When the Truth Hurts

1 10 2008

You know someone’s right on the money when it hurts so much you cringe from embarrassment.  That’s how I felt when I read Mark Cregar’s Ad Age piece this morning. He talks about the five biggest digital marketing clichés and I couldn’t agree more. 


I’ve been in countless meetings where any and all of these ideas are suggested.  How many times can we (that’s the royal we) say “user-generated content” in one meeting?  Or, ask the general – what can we do on Facebook with (insert name) client?  Don’t get me wrong.  I understand the value of these digital tactics – for certain clients.  Just because social networking has been wildly successful for some companies – doesn’t mean it will work for others.  And even worse than getting lackluster results is pushing a client into this space who isn’t ready, or for whom it doesn’t make sense.   


Sometimes in our excitement to play with the shiny new toy, we lose our objectivity.  After all, isn’t that why clients hire us?  The value we bring is our ability to analyze all the potential approaches and solutions, old and new, to a client’s business challenge.  As PR consultants, our role is to clarify the various options to our clients – how they work and which are the right ones to generate the best results. 



The Dawn of Mainstream Awareness

7 09 2008

I have been told by many PR professionals that if it a story makes the New York Times then it has reached critical mass.  With that said, today’s story is that of “The Age of Awareness.”

If you haven’t read it yet, the New York Times has it on their website (free registration required) or the author’s website has posted it as well.  Clive Thompson is a regular contributor to both the New York Times and Wired magazine and is well known within the technology and science sectors.

To summarize the article as briefly as possible: Social Networking makes us more peripherally aware of all our contacts (close or otherwise) without having to exert as much mental effort.  Mr. Thompson calls this “ambient awareness.”

As he notes in the article, when Facebook first came out, it still required users to visit each one of their friend’s pages individually until the Newsfeed came along and aggregated all the changes in their network on one page, thus reducing the effort to stay observationally connected to friends.  Twitter is no different, while each tweet may be meaningless, one person’s stream gives a peak into what is going on with them, what the pattern of their life is.

It is a great piece and I encourage the audience here to read it and if not participating on Facebook or Twitter, thinking about joining.  It’s always intimidating at first, but it gets better (and addictive).  And who knows, it may help you better pitch that writer you’ve been after for your client!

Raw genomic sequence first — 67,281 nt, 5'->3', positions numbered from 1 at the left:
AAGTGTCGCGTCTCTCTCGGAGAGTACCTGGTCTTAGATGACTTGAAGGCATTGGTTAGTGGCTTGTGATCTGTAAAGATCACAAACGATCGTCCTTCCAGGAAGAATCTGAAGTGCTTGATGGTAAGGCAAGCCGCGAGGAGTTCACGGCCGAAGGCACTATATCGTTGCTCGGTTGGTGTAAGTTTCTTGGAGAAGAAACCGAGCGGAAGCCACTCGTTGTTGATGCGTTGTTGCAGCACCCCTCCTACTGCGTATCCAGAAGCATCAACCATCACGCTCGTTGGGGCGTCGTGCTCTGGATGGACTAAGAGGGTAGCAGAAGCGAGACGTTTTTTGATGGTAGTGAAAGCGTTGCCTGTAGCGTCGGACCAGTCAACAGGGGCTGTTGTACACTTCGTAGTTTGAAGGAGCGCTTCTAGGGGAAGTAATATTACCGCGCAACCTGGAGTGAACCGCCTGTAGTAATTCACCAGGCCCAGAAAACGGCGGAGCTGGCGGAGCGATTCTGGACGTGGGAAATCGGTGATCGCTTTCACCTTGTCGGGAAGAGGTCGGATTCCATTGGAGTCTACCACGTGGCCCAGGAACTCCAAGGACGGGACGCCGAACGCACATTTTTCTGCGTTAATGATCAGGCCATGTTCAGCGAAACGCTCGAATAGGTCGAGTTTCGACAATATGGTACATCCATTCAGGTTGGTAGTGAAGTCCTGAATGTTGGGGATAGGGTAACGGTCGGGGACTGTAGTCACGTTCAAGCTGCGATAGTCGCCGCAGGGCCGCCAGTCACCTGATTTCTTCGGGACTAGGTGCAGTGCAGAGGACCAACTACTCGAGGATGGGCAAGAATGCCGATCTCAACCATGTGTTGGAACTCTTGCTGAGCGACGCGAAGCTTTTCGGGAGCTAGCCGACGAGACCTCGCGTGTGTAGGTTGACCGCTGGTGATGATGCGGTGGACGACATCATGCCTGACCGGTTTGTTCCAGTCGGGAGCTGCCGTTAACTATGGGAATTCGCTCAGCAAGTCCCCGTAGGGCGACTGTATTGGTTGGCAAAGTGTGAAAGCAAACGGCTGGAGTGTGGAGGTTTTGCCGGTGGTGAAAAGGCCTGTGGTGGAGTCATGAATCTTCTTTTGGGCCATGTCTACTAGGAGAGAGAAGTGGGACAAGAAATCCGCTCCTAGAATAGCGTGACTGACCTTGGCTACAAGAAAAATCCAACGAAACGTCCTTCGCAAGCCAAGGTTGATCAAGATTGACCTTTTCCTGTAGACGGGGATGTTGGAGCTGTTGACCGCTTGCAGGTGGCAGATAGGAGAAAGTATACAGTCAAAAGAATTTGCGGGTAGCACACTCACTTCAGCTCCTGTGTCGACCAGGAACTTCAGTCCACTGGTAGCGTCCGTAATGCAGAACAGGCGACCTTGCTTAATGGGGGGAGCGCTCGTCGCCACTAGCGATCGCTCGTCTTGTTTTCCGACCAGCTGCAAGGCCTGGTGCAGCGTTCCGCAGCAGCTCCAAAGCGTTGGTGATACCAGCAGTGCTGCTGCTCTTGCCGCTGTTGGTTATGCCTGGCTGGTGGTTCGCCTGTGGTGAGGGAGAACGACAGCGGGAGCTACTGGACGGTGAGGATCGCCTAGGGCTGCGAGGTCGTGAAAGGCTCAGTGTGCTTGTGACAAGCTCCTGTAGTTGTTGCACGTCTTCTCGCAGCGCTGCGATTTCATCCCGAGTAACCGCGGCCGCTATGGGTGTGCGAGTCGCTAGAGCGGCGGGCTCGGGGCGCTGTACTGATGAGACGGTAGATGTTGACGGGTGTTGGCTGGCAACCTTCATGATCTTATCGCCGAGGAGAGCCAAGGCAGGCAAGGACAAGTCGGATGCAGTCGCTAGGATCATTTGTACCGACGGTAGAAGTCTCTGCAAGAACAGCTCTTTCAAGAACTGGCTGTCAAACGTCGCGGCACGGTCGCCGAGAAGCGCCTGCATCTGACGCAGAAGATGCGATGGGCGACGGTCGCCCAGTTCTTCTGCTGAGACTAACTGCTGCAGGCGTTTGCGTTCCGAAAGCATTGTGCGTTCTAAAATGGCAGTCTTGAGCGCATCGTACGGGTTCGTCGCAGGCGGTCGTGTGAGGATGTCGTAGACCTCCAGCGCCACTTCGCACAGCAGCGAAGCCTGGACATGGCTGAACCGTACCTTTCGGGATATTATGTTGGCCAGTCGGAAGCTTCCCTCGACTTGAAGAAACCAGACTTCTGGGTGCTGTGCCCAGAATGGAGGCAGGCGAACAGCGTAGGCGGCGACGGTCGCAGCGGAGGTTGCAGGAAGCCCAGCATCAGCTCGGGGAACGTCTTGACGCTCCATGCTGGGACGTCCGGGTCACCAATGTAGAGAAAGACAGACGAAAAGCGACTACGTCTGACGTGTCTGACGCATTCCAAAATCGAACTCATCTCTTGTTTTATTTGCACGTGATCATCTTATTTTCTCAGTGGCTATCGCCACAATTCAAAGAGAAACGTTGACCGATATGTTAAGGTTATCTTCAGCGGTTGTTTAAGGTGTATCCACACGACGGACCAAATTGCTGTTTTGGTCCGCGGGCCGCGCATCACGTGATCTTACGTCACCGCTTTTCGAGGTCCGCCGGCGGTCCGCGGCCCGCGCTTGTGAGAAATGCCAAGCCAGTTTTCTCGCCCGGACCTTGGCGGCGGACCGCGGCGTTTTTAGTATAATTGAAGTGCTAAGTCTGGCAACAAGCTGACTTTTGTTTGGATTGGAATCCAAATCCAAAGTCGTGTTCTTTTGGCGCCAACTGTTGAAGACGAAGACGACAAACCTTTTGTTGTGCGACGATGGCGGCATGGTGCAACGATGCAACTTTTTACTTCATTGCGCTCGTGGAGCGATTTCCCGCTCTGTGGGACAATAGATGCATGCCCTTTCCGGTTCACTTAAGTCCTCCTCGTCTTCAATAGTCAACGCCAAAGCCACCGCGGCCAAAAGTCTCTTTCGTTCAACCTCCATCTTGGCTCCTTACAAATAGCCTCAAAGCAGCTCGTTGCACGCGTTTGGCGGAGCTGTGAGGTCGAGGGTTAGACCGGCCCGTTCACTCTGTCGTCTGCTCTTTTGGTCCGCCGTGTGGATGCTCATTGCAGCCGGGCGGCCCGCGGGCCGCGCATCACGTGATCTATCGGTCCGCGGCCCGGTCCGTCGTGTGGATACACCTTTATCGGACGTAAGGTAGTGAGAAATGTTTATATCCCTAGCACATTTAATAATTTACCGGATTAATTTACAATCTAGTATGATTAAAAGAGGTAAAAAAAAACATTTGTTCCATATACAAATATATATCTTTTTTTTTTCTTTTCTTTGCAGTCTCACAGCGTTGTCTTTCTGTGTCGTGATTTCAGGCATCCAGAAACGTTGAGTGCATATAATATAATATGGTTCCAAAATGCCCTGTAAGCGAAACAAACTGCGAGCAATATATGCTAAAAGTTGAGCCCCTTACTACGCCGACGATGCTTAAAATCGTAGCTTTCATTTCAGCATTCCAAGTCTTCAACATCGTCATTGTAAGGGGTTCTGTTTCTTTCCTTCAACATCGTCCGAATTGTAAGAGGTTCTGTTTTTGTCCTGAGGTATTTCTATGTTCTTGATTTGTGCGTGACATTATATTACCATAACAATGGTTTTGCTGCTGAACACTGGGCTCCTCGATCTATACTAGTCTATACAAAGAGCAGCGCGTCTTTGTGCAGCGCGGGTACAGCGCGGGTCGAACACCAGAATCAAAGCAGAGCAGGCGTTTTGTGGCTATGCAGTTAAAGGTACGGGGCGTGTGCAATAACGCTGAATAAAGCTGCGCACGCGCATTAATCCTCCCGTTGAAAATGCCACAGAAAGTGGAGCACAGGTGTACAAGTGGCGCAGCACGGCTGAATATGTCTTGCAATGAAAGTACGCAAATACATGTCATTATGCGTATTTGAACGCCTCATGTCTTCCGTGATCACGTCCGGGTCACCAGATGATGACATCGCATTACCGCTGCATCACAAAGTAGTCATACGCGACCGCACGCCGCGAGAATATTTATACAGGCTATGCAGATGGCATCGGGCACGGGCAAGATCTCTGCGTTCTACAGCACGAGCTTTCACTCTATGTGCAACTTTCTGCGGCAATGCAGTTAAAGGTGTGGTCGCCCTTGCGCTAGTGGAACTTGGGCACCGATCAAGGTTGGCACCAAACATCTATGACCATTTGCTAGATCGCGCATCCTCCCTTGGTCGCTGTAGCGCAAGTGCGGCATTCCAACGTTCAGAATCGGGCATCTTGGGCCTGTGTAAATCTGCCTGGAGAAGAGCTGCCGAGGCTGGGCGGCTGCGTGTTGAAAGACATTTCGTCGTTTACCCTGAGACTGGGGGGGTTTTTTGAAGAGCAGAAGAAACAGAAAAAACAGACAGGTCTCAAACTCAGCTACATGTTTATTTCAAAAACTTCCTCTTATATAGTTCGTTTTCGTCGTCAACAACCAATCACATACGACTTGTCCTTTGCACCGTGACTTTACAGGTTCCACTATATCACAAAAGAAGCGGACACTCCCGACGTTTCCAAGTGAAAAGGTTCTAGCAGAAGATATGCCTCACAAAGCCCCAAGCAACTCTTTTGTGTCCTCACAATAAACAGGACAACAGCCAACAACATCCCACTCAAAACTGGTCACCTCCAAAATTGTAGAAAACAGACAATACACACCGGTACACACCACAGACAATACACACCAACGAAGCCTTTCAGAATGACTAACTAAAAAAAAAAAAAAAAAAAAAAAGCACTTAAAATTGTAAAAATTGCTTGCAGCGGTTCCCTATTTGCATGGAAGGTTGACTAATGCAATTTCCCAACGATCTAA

Twittering Summize or Summizing Twitter

16 07 2008

The big news the last couple of days for us Twitter users is that the popular microblogging platform acquired Summize.com for $15 million and Twitter stock. Summize is a Twitter search engine that is able to track topics through keywords. Instead of reinventing the wheel, Twitter was smart and bought the company that was already doing it the best. Summize has since been rebranded as search.twitter.com.

This acquisition will help the popular site establish a viable business model and certainly see an influx of marketers and researchers (social and marketing) joining the fold of users as the stream of consciousness can be more readily used to track what consumers are talking about. Until now, I believe only Radian6 had a tool capable of this sort of tracking. This move allows for ad placement on the search pages, eliminating what would be an outcry of users if Twitter placed ads in their stream or on their pages.

Big news that benefits marketers looking for a way to go where their customers are and more importantly, the users who were seeking the best experience possible. And as we know, Twitter has had its woes in the last year with platform failures made famous by the “Fail Whale”

Google’s Lively: The Beginning of the 3D Web?

9 07 2008

Yesterday, the most ubiquitous online property, Google, launched a world of its own entitled Lively. Unlike Second Life, a destination, Lively rooms will live everywhere. Anyone with a Google Account can construct their own avatar and wander the Internet, visiting rooms located at blogs, social networking sites, and if a company were to be inclined, the company website.

So what does all this mean? This foray into virtual reality can be seen as a step into the 3D web, where user names gain a face and movement, mimicking reality. It may only be in public beta now, but there is a chance for monetization as one would imagine, why else would they put two years of secret development into the project.

But it can also be seen as a bold move into the world of social networking, where the real time interactions can occur anywhere on the net. Its too early to tell, but I’m certain that it will have implications across the internet and the marketing industry. Some may like it, others may not.

If you feel like trying it out, feel free to visit me or look for username: freescribbles. (warning: My room could use some work.)

(cross-posted with freescribbles)